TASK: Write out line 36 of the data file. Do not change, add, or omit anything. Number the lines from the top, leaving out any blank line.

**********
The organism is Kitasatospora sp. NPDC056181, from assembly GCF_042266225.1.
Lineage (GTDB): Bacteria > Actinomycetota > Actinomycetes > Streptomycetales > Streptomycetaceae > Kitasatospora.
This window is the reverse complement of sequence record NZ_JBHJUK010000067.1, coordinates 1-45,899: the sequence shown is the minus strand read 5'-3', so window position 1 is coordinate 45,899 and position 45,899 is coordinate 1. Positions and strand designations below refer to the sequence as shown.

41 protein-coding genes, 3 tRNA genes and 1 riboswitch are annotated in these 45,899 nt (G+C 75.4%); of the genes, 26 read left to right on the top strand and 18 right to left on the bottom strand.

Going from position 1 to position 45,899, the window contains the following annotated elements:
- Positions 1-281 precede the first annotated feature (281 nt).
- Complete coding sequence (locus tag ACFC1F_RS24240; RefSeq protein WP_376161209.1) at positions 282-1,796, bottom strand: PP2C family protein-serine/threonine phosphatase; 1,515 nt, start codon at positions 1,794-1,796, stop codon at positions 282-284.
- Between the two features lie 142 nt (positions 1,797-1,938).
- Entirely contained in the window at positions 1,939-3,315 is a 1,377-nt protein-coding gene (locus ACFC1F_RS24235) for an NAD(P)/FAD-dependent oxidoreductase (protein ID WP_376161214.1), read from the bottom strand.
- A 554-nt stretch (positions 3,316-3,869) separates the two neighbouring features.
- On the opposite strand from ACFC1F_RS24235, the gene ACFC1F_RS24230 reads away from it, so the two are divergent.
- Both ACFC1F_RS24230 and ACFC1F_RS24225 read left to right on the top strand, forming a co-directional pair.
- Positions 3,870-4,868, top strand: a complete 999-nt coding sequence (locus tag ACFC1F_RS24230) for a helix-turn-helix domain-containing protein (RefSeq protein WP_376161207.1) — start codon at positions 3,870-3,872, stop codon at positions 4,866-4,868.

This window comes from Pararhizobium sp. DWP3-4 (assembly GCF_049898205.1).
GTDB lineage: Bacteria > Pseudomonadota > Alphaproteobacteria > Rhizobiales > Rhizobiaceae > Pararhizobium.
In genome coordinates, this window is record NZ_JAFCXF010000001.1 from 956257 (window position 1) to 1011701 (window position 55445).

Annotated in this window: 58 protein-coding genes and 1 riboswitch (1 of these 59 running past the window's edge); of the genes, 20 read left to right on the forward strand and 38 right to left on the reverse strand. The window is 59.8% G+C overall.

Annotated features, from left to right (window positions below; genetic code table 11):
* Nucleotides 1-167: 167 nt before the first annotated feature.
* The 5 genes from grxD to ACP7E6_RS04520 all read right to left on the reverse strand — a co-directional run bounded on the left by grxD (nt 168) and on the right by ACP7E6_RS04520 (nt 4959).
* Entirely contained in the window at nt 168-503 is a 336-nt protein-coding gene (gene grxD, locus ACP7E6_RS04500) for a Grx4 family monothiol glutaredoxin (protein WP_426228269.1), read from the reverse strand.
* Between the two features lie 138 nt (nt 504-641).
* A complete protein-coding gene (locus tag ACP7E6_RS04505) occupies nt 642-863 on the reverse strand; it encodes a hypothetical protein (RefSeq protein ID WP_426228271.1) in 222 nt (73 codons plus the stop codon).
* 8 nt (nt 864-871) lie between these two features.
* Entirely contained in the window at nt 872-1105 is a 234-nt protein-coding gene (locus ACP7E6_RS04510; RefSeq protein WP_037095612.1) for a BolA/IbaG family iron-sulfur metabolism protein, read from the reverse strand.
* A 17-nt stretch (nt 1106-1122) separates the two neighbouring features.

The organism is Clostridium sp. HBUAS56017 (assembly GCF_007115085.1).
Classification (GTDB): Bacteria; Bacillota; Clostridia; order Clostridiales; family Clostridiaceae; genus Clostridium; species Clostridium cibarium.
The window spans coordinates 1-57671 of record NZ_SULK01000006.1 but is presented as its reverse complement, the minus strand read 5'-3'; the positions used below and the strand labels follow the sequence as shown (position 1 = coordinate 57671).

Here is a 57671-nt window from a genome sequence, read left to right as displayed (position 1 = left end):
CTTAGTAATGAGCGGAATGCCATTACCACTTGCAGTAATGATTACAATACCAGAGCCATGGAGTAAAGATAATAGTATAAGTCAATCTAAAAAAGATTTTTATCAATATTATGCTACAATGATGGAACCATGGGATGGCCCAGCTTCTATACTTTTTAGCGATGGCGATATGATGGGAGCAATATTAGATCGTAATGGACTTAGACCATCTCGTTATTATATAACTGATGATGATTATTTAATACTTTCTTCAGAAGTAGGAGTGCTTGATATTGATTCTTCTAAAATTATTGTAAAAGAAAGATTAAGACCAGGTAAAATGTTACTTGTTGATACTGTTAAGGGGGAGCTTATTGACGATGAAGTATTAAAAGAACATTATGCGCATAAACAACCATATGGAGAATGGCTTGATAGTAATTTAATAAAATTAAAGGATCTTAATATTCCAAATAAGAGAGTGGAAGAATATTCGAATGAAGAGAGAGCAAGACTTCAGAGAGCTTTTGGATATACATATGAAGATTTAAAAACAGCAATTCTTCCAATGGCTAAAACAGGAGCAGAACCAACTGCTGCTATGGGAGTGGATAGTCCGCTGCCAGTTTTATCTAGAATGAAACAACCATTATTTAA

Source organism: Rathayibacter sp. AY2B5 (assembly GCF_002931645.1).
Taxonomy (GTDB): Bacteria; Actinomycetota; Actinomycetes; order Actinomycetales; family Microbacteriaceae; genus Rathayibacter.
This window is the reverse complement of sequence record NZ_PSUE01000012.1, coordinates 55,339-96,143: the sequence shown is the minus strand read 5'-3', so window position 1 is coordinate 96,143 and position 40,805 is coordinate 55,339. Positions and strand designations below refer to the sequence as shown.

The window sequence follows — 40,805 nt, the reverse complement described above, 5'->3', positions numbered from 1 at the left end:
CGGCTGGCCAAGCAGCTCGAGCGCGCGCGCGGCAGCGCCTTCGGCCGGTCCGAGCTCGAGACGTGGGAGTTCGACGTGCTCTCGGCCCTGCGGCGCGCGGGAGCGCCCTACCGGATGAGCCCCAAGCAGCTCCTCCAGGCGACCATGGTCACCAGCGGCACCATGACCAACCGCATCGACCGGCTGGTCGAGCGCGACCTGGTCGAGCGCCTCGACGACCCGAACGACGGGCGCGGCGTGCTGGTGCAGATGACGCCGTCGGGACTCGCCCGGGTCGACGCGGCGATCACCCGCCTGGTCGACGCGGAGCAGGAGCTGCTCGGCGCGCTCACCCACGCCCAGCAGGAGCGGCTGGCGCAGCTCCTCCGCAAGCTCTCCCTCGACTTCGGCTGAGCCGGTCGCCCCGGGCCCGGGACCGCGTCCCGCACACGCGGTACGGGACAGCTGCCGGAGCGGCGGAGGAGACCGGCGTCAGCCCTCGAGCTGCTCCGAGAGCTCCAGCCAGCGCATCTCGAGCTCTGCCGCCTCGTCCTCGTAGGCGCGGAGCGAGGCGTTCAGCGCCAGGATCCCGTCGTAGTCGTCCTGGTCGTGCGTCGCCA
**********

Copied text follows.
CGGCTGGCCAAGCAGCTCGAGCGCGCGCGCGGCAGCGCCTTCGGCCGGTCCGAGCTCGAGACGTGGGAGTTCGACGTGCTCTCGGCCCTGCGGCGCGCGGGAGCGCCCTACCGGATGAGCCCCAAGCAGCTCCTCCAGGCGACCATGGTCACCAGCGGCACCATGACCAACCGCATCGACCGGCTGGTCGAGCGCGACCTGGTCGAGCGCCTCGACGACCCGAACGACGGGCGCGGCGTGCTGGTGCAGATGACGCCGTCGGGACTCGCCCGGGTCGACGCGGCGATCACCCGCCTGGTCGACGCGGAGCAGGAGCTGCTCGGCGCGCTCACCCACGCCCAGCAGGAGCGGCTGGCGCAGCTCCTCCGCAAGCTCTCCCTCGACTTCGGCTGAGCCGGTCGCCCCGGGCCCGGGACCGCGTCCCGCACACGCGGTACGGGACAGCTGCCGGAGCGGCGGAGGAGACCGGCGTCAGCCCTCGAGCTGCTCCGAGAGCTCCAGCCAGCGCATCTCGAGCTCTGCCGCCTCGTCCTCGTAGGCGCGGAGCGAGGCGTTCAGCGCCAGGATCCCGTCGTAGTCGTCCTGGTCGTGCGTCGCCA